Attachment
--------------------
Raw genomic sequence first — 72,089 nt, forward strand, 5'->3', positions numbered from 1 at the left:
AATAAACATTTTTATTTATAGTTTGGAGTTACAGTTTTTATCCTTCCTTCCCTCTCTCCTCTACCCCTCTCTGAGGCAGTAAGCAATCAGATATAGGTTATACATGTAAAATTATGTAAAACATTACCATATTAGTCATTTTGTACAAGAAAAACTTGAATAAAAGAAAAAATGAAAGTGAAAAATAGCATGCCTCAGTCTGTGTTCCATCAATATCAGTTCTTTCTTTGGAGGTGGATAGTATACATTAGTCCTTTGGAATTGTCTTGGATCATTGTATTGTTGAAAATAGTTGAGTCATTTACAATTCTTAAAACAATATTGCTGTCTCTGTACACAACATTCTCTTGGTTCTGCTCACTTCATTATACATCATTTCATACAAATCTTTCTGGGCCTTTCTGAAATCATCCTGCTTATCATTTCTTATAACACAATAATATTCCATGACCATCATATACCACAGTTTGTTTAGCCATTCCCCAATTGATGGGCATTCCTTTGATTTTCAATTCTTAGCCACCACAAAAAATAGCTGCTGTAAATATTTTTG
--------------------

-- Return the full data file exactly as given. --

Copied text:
Raw genomic sequence first — 72,089 nt, forward strand, 5'->3', positions numbered from 1 at the left:
AATAAACATTTTTATTTATAGTTTGGAGTTACAGTTTTTATCCTTCCTTCCCTCTCTCCTCTACCCCTCTCTGAGGCAGTAAGCAATCAGATATAGGTTATACATGTAAAATTATGTAAAACATTACCATATTAGTCATTTTGTACAAGAAAAACTTGAATAAAAGAAAAAATGAAAGTGAAAAATAGCATGCCTCAGTCTGTGTTCCATCAATATCAGTTCTTTCTTTGGAGGTGGATAGTATACATTAGTCCTTTGGAATTGTCTTGGATCATTGTATTGTTGAAAATAGTTGAGTCATTTACAATTCTTAAAACAATATTGCTGTCTCTGTACACAACATTCTCTTGGTTCTGCTCACTTCATTATACATCATTTCATACAAATCTTTCTGGGCCTTTCTGAAATCATCCTGCTTATCATTTCTTATAACACAATAATATTCCATGACCATCATATACCACAGTTTGTTTAGCCATTCCCCAATTGATGGGCATTCCTTTGATTTTCAATTCTTAGCCACCACAAAAAATAGCTGCTGTAAATATTTTTG